Yet we are supposed to take seriously the widely proposed solution? Throw money at the problem, and assume that just by raising aggregate demand all the other problems will just go away?

As I wrote back in August 2011:

These troubles are non-monetary: military overspending, political and financial corruption, public indebtedness, withering infrastructure, oil dependence, deindustrialisation, the withered remains of multiple bubbles, bailout culture, systemic fragility, and so forth.

These problems won’t just go away — throwing money around may boost figures in the short term, but the underlying problems will remain.

I believe that the only real way out is to unleash the free market and the spirit of entrepreneurialism. And the only way to do that is to end corporate welfare, end the bailouts (let failed institutions fail), end American imperialism, and slash barriers to entry. Certainly, cleaning up the profligate financial sector would help too (perhaps mandatory gladiatorial sentences for financial crimes would help? No more paying £200 million for manipulating a $350 trillion market — fight a lion in the arena instead!), as would incentives to create the infrastructure people need, and move toward energy independence, green energy and reindustrialisation.

Then again, I suppose there is a silver lining to this cloud. The wronger the establishment are in the long run, the more people will look for new economic horizons.

The World Before Central Banking

In today’s world, there are many who want government to regulate and control everything. The most bizarre instance, though — more bizarre even than banning the sale of large-sized sugary drinks — is surely central banking.

Why? Well, central banking was created to replace something that was already working well. Banking panics and bank runs happen, and they have always happened as long as there has been banking.

But the old system that the Fed displaced wasn’t really malfunctioning — unlike what the defenders of central banking today would have us believe. Following the Panic of 1907, a group of private bankers led by J.P. Morgan successfully bailed out the system by acting as lender of last resort. The amount of new liquidity disbursed into the system was set not by academics like Ben Bernanke, but by experienced market participants. And because the money was directed from private purses, rather than being created out of thin air, only assets and companies with value were bought up.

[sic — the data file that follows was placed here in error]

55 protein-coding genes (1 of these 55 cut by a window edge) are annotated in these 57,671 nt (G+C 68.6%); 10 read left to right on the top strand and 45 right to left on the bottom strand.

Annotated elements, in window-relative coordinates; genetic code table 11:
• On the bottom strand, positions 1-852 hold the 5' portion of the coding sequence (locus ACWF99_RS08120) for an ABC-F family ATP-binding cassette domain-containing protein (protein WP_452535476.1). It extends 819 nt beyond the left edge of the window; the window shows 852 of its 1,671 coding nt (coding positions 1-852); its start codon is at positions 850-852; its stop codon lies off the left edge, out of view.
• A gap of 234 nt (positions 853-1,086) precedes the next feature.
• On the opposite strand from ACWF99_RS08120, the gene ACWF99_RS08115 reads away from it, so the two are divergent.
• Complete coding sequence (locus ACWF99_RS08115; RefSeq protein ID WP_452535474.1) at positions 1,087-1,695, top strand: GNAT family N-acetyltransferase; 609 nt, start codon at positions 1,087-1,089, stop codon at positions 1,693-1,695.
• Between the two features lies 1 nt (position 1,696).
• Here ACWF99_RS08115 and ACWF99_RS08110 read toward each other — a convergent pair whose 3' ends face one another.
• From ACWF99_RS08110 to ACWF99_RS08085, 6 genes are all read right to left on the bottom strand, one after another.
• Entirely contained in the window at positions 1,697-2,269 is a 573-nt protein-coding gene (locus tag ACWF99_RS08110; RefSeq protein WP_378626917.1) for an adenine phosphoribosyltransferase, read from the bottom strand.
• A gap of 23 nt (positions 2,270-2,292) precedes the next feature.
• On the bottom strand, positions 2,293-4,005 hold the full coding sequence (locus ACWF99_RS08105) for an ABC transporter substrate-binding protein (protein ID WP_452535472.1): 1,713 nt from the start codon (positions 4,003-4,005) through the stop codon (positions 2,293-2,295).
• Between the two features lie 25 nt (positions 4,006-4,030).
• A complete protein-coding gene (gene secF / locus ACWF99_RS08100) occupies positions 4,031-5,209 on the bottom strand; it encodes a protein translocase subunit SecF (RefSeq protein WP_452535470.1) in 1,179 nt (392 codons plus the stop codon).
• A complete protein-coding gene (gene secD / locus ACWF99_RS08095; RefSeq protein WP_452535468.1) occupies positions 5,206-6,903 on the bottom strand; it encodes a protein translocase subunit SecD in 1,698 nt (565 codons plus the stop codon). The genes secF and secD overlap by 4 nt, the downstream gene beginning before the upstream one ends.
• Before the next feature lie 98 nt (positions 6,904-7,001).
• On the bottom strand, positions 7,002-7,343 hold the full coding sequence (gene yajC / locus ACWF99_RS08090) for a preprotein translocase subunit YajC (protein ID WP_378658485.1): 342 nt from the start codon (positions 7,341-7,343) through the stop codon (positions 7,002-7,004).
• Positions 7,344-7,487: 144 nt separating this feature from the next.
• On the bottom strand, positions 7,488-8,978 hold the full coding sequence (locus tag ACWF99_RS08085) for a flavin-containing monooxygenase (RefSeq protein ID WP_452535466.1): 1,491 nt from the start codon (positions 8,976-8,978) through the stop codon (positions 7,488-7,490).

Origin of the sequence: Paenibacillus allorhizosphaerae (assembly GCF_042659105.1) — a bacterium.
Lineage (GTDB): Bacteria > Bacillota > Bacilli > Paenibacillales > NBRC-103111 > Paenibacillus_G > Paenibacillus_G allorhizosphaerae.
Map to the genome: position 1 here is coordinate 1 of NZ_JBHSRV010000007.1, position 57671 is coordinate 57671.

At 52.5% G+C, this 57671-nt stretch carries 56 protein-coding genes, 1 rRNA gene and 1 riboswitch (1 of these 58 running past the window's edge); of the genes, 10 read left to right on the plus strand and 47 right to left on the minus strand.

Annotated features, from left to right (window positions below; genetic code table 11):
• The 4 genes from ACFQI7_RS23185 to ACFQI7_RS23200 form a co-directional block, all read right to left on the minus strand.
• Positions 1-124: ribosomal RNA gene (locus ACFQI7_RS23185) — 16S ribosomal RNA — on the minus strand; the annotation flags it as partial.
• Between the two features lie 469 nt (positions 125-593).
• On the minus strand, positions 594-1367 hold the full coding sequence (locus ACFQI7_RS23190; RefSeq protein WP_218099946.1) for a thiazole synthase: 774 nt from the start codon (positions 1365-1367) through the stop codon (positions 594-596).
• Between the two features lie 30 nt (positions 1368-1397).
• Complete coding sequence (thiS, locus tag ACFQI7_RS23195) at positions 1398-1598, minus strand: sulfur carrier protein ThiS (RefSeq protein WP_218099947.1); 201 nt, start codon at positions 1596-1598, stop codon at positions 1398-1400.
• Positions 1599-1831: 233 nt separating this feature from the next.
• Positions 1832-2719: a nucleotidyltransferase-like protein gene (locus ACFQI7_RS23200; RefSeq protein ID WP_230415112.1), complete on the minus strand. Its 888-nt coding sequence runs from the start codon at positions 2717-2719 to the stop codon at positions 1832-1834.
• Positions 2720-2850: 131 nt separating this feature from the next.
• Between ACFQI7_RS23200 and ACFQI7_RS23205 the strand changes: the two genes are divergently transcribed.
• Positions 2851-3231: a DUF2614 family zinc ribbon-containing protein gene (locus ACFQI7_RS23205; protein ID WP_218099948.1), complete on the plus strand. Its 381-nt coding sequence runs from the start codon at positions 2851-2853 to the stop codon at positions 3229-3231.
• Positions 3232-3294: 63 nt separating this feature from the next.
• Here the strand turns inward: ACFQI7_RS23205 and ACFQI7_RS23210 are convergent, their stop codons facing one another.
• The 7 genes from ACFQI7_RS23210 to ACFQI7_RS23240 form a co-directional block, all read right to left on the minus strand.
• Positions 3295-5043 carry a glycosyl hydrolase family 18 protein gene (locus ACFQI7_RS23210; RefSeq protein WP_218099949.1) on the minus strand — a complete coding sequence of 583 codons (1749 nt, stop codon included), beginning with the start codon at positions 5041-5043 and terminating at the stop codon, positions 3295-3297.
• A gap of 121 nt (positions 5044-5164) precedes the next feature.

The rationale of the supporters of the Federal Reserve Act was that a central banking liquidity mechanism would act as a safeguard against such events, to act as a permanent lender-of-last-resort backed by government fiat. They wanted something bigger and better than a private response.

Yet the Banking Panic of 1907 — a comparable market drop to both 1929 or 2008 — didn’t result in a residual depression.

As the WSJ noted:

The largest economic crisis of the 20th century was the Great Depression, but the second most significant economic upheaval was the panic of 1907. It was from beginning to end a banking and financial crisis. With the failure of the Knickerbocker Trust Company, the stock market collapsed, loan supply vanished and a scramble for liquidity ensued. Banks defaulted on their obligations to redeem deposits in currency or gold.

Milton Friedman and Anna Schwartz, in their classic “A Monetary History of the United States,” found “much similarity in its early phases” between the Panic of 1907 and the Great Depression. So traumatic was the crisis that it gave rise to the National Monetary Commission and the recommendations that led to the creation of the Federal Reserve. The May panic triggered a massive recession that saw real gross national product shrink in the second half of 1907 and plummet by an extraordinary 8.2% in 1908. Yet the economy came roaring back and, in two short years, was 7% bigger than when the panic started.

Ben Bernanke, widely seen as the pre-eminent scholar of the Great Depression thought things would be much, much better under his watch. After all, he has claimed that he understood the lessons of Friedman and Schwartz who criticised the 1930s Federal Reserve for continuing to contract the money supply, worsening the Great Depression; M2 in 1933 was just 72% of its 1929 peak.

So a bigger crash and liquidation in 1907 allowed the economy to roar back, and continue growing. Meanwhile, in today’s controlled, planned and dependent world of central liquidity insurance, quantitative easing and TARP, growth remains anaemic four years after the crash. Have the last four years proven conclusively that central banking — even after the lessons of the 1930s — is inferior to the free market?

Certainly, Bernanke’s response to 2008 has been superior to the 1930s Fed — M2 has not dropped by anything like what it did from 1929: